Word of the Month: This Passover, ‘the place’ is holy space

Rabbi Ben Freed

Rabbi Ben Freed

During the Passover seder, we use one of the rarer names of God: “םוקמה” Ha’makom.
This name of God literally means “the place,” and its two best-known uses are in seder and at Shiva minyans when we offer consolations in the name of םוקמה, Ha’makom, in the name of God, in the name of the place.
Even in a day and age of secularization, Passover – and especially the seder – is one of the most celebrated Jewish holidays every year. Its themes of liberation and freedom from bondage are timeless. Even more than that, it’s a holiday about gathering as family and friends to celebrate our people’s continuing story. It is one of our most tangible Jewish holidays, with food, wine and searches around the house built into the celebration. It’s a holiday that is especially hard when we’ve lost a loved one, such as when a child leaves the nest for college or career opportunities. Any time that coming together in one place, one makom, is difficult, challenging or impossible, we feel the absence on a deeper level.
For the last two years, more of us than usual have held seders in a different makom, a different place than we were used to or with many empty m’komot, empty places, around the table. This year, God willing, many of us again will gather in different places to fill our m’komot, our places, with noshing, shmoozing, laughter and song.
For Ariane and me, taking necessary precautions for our family meant that we spent a lot more time at home than usual. Being restricted to my makom allowed me to recognize many aspects of the homes Ariane and I shared over the past two years that I may not have fully appreciated before: the way the natural light hits the walls in the morning and the evening; the balcony in New York where we ate, celebrated essential workers, and even had a couple of dance parties; our new home in Louisville that we have worked hard to furnish and decorate; my partner who I shared the space with; and myriad other little things about our makom. Perhaps this can give us a new understanding of why this word makom, is also a name for God.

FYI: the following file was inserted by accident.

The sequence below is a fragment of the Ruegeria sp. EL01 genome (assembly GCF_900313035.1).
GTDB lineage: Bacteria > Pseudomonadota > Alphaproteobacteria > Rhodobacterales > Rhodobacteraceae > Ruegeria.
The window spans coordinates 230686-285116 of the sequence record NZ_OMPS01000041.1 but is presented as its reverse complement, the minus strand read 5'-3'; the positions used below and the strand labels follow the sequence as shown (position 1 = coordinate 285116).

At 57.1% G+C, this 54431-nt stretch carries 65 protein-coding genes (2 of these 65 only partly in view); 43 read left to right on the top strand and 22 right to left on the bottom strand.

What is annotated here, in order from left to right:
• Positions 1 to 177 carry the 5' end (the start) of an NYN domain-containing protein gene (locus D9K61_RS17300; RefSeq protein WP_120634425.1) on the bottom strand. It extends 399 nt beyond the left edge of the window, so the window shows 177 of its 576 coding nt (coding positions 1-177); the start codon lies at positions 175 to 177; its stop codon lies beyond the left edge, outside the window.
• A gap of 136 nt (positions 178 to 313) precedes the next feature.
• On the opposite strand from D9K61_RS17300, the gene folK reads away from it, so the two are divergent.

I believe God is all around us and takes many different forms, but we do not always take the time to stay in one place – or one moment – long enough to recognize God’s presence within it. On Passover, God is asking us to sit in one place for a few hours with our family and close friends (this year, hopefully, without the distractions of technology and the outside world) and to appreciate the makom: the physical place in which we find ourselves, the wonderful people with whom we are celebrating, and HaMakom, The Ultimate Place, the Divine.
I encourage you this year during your seder to take a moment to pause when you come to the prayer Baruch Ha’Makom, Blessed is God/The Place – it comes towards the beginning of the Maggid section, just after the Four Children.
Look around and appreciate the makom, the place, where you are now. Go around your seder table and let everyone share something they are feeling about the space you are in. For some, this might feel celebratory; for others, this could be a difficult reminder of those whose m’komot that remain empty. Perhaps, for some, it could even be a recognition of the holiness of your place and your gathering, with an increased appreciation for the presence of the Divine, whose spirit enlivens our places and our festivities.
Wishing everyone a Chag Kasher V’Sameach, a happy and meaningful Passover.

(Rabbi Ben Freed is the spiritual leader of Keneseth Israel.)

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